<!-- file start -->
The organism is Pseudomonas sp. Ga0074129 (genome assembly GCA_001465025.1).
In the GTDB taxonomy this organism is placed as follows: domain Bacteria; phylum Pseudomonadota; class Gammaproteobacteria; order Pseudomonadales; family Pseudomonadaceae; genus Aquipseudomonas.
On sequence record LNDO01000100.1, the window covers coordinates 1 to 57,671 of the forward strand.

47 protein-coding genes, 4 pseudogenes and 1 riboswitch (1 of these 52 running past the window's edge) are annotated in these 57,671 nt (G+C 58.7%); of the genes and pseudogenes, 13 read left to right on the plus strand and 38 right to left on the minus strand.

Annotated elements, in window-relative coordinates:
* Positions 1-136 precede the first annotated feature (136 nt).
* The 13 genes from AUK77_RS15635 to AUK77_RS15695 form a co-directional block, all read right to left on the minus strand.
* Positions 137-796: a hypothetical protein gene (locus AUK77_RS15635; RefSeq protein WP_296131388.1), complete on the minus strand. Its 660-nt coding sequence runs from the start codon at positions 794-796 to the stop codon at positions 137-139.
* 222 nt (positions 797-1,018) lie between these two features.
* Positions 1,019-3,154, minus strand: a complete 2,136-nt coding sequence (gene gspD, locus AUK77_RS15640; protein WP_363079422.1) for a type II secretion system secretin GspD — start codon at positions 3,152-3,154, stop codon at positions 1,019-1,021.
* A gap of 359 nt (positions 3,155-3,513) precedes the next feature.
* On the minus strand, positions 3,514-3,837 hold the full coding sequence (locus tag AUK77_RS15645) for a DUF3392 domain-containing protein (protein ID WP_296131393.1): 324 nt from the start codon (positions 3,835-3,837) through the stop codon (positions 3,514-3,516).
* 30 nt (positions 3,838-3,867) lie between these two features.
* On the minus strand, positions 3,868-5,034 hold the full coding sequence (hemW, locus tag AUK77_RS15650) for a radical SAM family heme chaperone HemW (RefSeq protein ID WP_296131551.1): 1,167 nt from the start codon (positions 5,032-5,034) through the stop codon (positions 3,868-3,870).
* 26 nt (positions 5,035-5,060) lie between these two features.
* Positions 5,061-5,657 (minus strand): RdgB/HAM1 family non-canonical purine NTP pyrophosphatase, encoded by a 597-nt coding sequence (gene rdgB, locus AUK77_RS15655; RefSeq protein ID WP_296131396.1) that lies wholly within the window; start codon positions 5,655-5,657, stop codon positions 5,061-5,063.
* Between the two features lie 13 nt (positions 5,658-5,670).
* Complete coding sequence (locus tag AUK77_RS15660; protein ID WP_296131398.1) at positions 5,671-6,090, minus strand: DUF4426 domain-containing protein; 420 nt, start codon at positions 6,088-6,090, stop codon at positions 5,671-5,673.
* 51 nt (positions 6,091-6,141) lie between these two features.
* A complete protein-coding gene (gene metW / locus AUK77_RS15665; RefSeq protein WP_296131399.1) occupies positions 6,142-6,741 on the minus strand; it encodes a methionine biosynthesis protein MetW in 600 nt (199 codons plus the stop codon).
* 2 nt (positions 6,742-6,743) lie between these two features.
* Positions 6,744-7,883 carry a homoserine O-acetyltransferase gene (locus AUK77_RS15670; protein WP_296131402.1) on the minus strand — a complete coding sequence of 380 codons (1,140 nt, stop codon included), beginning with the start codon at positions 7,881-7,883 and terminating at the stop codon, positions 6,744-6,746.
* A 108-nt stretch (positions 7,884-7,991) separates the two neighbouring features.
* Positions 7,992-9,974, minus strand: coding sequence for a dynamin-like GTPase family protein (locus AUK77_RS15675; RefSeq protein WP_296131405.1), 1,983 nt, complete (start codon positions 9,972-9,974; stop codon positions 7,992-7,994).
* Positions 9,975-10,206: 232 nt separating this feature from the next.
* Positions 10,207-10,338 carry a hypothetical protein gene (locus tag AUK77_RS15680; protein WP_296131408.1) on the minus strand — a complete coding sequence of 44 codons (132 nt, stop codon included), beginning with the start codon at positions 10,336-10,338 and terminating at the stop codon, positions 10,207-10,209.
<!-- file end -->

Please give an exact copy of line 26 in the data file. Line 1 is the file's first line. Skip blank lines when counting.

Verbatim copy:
* Positions 10,207-10,338 carry a hypothetical protein gene (locus tag AUK77_RS15680; protein WP_296131408.1) on the minus strand — a complete coding sequence of 44 codons (132 nt, stop codon included), beginning with the start codon at positions 10,336-10,338 and terminating at the stop codon, positions 10,207-10,209.